Stockpile of street sweepings in Hudson leads to ‘notice of non-compliance’

Photo by/Dakota Antelman
Hudson’s Town Hall is viewed from Pope Hill near downtown. Town officials recently agreed to a consent order with the state after receiving a notice of non-compliance for their disposal of street sweepings.

By Laura Hayes, Contributing Writer

HUDSON — The Massachusetts Department of Environmental Protection (MassDEP) has issued a notice of non-compliance against the Town of Hudson over what it says were years of improper disposal of street sweeping waste.

In tandem, it’s agreed to an administrative consent order with the town detailing how to bring Hudson into compliance with regulations.

“Specifically, by stockpiling solid waste materials … at the Site, [Hudson] established and maintained a dumping ground at the Site in such a manner as to constitute an open dump,” the order read as it explained the violation. 

The order lists the site as 9-11 Municipal Drive.

Under the order, Hudson will have to remove the sweepings in question within four years. However, MassDEP has suspended a financial penalty against the town unless it violates what is effectively a formal agreement.

Director of Public Works Eric Ryder said during a May 17 Select Board meeting that it’s becoming more difficult to find a location to dispose of sweepings as landfills are closing. The waste is typically used as a covering over trash at landfills, he said.

Discussing this, he also specifically contextualized the state’s action itself.

“They’re usually much stronger in their administrative consent orders, but we’ve been working with them, and they understand the cost associated with this,” Ryder said of the state’s enforcement in this situation.

Ryder typically has an annual sweeping budget of $30,000. He is estimating that it will cost between $300,000 to $400,000 over a number of years to remove the sweepings. 

“They could have come down a lot harder on us after the collection of all these years of not disposing of it,” said Select Board member James Quinn. 

2019 phone call prompts inspection

Ryder said new regulations were implemented on how to dispose of street sweepings in late 2016.

In January 2019, according to this month’s order, an environmental consultant who was representing Hudson called the MassDEP and said that the town was “storing a pile of street sweepings at the Site that had accumulated over a period of approximately twenty years.”

The consultant sought guidance from MassDEP about regulations involving the management of street sweepings. 

When MassDEP completed an inspection, staff reported a “stockpile” of sweepings in one “discrete” area.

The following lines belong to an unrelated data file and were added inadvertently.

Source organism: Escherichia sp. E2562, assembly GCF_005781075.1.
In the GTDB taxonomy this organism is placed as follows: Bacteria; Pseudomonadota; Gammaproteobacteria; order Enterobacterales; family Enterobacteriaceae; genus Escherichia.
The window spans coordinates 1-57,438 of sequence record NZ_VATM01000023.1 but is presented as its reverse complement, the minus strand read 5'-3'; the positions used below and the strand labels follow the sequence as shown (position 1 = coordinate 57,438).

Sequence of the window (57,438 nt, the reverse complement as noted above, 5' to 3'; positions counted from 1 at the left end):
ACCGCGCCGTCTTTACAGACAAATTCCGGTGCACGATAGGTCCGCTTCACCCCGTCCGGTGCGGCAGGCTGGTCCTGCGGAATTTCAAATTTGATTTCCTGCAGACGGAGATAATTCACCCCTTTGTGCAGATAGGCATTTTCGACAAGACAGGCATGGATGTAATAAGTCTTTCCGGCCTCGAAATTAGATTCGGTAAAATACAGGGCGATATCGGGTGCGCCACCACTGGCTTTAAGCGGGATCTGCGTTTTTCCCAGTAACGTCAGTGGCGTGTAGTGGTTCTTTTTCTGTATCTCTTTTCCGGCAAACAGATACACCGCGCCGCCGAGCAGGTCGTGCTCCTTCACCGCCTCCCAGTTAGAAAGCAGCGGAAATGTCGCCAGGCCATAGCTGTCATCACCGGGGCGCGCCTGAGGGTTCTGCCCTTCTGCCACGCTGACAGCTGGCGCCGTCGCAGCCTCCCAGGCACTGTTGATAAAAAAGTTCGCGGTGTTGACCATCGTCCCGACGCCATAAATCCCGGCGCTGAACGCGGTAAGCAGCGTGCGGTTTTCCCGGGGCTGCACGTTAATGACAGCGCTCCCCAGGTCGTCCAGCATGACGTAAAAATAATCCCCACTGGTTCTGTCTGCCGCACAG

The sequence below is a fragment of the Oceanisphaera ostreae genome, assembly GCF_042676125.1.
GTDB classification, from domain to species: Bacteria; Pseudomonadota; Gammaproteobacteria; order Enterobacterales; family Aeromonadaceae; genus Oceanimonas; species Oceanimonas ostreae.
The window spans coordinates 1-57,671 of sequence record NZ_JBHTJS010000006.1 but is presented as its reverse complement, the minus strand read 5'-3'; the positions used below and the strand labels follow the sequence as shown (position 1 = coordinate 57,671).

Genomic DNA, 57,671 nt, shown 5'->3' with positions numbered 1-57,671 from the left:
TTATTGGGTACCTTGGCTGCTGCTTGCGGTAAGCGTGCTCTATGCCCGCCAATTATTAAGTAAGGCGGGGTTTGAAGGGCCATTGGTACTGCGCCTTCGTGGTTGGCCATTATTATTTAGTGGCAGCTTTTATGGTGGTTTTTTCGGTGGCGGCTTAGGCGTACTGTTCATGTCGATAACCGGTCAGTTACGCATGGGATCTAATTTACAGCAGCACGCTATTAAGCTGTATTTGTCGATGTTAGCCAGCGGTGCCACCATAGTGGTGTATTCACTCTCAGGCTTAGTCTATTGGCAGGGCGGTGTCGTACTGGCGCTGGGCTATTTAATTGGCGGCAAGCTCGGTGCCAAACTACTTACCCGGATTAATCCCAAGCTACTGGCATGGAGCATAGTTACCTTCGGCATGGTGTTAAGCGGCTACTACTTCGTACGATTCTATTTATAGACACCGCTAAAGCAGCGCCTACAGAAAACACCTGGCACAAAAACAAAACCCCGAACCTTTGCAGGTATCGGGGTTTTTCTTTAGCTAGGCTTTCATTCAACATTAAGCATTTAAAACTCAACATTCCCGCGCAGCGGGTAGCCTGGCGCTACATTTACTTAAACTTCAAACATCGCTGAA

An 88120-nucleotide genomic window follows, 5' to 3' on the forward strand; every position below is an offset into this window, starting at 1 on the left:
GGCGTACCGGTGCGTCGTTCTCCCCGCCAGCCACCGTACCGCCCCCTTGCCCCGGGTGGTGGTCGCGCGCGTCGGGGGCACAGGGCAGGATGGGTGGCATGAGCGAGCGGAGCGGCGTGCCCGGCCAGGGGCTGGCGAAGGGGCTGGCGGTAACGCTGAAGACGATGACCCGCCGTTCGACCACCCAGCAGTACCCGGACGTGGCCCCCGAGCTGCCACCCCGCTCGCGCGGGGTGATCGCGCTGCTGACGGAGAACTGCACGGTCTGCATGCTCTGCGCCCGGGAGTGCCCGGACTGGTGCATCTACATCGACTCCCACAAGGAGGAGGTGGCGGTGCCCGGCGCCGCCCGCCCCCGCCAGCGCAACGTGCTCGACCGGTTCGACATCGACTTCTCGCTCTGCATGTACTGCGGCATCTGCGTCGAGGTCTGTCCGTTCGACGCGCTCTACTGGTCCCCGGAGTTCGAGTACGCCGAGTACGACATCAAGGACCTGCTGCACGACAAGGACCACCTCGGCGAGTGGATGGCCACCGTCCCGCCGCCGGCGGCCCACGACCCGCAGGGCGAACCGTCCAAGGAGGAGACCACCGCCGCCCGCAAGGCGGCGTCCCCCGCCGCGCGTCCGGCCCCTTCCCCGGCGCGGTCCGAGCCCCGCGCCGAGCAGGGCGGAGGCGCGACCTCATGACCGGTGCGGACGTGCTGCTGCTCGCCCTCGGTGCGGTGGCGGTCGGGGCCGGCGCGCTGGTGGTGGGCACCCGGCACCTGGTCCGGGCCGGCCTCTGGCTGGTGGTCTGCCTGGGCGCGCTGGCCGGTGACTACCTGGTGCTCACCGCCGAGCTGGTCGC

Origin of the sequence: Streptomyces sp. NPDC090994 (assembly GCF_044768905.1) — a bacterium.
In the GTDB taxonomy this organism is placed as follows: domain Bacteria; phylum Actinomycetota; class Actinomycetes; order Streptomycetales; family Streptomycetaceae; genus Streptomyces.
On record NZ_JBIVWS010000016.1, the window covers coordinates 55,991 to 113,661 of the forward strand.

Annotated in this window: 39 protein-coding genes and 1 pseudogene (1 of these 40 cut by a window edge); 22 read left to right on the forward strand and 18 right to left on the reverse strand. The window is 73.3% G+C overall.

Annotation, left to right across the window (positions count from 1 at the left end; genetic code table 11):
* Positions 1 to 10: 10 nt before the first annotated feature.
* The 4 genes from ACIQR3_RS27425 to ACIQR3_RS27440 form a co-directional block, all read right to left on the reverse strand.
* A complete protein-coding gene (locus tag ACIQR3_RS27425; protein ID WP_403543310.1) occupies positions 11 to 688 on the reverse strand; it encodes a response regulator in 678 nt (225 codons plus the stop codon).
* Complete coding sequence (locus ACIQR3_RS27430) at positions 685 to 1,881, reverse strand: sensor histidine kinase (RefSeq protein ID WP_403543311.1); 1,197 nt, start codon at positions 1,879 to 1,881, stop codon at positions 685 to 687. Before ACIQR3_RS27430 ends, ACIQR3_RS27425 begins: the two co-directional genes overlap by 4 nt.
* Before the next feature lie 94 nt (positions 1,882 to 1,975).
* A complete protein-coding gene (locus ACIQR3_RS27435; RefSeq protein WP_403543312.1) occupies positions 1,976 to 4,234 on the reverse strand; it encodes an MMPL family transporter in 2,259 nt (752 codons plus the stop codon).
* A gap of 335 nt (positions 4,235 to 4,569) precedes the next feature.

According to the order, Hudson doesn’t have a solid waste permit for the site issued by MassDEP that would allow for long-term accumulation of sweepings.

Ryder said the town submitted a beneficial use determination permit application to be able to use the pile as a berm, which is a raised piece of land. 

According to the order, the berm would have been about 370 feet long and 60 feet wide. 

In March, though, the town told MassDEP that it didn’t want to seek the permit and asked to withdraw its application.

Since 2016, when those aforementioned regulations took effect, Hudson has been disposing of its sweepings within one year of collecting them, Ryder said.

As the state recently still found the town in noncompliance, Ryder added that Hudson has engaged in a number of meetings with DEP.

Hudson views path forward

Under the consent order, Hudson has to remove all of the street sweepings from the site within four years and take them to a landfill. 

Until all of the sweepings have been removed, Hudson has to submit an annual progress report to MassDEP’s solid waste section chief. 

Ryder said he anticipates the sweepings will be removed prior to that four-year deadline.

Town Counsel Aldo Cipriano called this civil penalty “minimal.”

If Hudson violates the consent order or further violates regulations, this agreement stipulates that the town will pay a civil administrative penalty of $6,035. 

Additionally, Hudson would be required to pay a penalty of $1,000 a day for every day that such a violation continues. 

Ryder told the Select Board that he’s been hauling the sweepings to a site in Clinton since 2016 and has since been approved to take them to a Nashua landfill going forward. 

He said the going rate to dispose at a landfill is $25/ton, but added that he was able to obtain his permit to take the sweepings to the Nashua site for $16/ton. 

“From a 10,000-foot view, this is a great view, and this is a job well done,” said Select Board member Fred Lucy.